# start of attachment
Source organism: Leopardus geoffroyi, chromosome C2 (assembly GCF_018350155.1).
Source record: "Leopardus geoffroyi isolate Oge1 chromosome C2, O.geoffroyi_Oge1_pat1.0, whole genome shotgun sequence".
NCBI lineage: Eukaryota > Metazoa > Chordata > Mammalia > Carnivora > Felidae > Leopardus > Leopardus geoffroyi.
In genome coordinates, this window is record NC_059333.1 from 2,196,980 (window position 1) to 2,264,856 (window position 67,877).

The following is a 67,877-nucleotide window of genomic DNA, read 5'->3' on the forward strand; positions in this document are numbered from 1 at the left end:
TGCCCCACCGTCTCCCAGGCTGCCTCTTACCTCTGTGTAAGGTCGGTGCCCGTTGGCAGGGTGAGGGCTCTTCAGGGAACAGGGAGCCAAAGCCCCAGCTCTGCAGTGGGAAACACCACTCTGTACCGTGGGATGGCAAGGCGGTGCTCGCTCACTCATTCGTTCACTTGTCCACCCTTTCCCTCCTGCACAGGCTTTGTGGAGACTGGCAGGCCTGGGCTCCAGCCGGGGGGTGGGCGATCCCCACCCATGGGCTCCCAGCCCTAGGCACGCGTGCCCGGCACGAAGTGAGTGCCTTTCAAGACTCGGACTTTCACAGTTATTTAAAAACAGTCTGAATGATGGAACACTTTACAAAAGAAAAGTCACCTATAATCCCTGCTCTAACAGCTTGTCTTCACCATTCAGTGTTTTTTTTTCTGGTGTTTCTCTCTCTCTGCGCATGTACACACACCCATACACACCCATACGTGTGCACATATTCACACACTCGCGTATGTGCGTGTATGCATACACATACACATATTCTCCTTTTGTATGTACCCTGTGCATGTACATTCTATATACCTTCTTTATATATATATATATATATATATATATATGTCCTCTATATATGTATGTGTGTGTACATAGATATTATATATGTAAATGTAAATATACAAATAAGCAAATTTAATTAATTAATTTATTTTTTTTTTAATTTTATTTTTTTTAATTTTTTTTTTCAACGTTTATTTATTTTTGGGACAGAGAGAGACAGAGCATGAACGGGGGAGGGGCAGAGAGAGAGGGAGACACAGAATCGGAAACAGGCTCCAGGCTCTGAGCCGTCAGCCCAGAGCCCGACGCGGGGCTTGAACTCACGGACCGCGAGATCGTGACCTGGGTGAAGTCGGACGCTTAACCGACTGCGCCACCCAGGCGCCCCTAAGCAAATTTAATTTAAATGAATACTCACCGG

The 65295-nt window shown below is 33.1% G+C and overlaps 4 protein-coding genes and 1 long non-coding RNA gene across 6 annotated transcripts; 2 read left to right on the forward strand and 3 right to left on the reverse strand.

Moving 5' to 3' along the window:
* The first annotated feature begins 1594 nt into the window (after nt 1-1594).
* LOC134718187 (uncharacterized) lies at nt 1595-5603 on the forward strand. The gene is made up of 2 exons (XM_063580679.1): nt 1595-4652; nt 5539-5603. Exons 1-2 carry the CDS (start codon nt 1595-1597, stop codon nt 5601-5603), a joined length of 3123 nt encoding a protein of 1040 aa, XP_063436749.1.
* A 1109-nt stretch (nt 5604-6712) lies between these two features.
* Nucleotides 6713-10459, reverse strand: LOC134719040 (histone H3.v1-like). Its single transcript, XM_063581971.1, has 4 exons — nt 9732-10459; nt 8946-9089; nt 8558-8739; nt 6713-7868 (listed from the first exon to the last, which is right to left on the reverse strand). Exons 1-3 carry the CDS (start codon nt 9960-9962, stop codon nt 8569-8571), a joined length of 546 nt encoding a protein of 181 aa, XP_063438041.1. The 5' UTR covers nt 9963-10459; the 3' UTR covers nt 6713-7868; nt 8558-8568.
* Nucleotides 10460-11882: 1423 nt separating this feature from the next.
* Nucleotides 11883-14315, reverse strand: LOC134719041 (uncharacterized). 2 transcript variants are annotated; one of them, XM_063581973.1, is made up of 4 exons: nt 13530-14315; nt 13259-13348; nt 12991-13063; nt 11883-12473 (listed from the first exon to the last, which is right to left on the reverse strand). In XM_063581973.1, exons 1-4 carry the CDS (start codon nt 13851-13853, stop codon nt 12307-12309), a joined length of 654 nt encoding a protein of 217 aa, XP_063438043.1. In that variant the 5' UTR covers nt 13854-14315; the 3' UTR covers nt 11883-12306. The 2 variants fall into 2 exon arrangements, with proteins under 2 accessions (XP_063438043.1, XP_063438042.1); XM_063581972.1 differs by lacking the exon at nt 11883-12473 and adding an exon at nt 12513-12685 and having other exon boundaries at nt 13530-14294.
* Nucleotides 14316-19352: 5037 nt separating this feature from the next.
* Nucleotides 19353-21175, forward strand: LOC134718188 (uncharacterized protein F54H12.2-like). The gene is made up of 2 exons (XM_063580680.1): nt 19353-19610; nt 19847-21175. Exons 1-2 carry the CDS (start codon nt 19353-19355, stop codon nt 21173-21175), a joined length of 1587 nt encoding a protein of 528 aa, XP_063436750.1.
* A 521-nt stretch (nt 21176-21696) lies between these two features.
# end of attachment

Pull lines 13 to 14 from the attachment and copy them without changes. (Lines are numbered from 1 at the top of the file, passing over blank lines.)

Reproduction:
* Nucleotides 10460-11882: 1423 nt separating this feature from the next.
* Nucleotides 11883-14315, reverse strand: LOC134719041 (uncharacterized). 2 transcript variants are annotated; one of them, XM_063581973.1, is made up of 4 exons: nt 13530-14315; nt 13259-13348; nt 12991-13063; nt 11883-12473 (listed from the first exon to the last, which is right to left on the reverse strand). In XM_063581973.1, exons 1-4 carry the CDS (start codon nt 13851-13853, stop codon nt 12307-12309), a joined length of 654 nt encoding a protein of 217 aa, XP_063438043.1. In that variant the 5' UTR covers nt 13854-14315; the 3' UTR covers nt 11883-12306. The 2 variants fall into 2 exon arrangements, with proteins under 2 accessions (XP_063438043.1, XP_063438042.1); XM_063581972.1 differs by lacking the exon at nt 11883-12473 and adding an exon at nt 12513-12685 and having other exon boundaries at nt 13530-14294.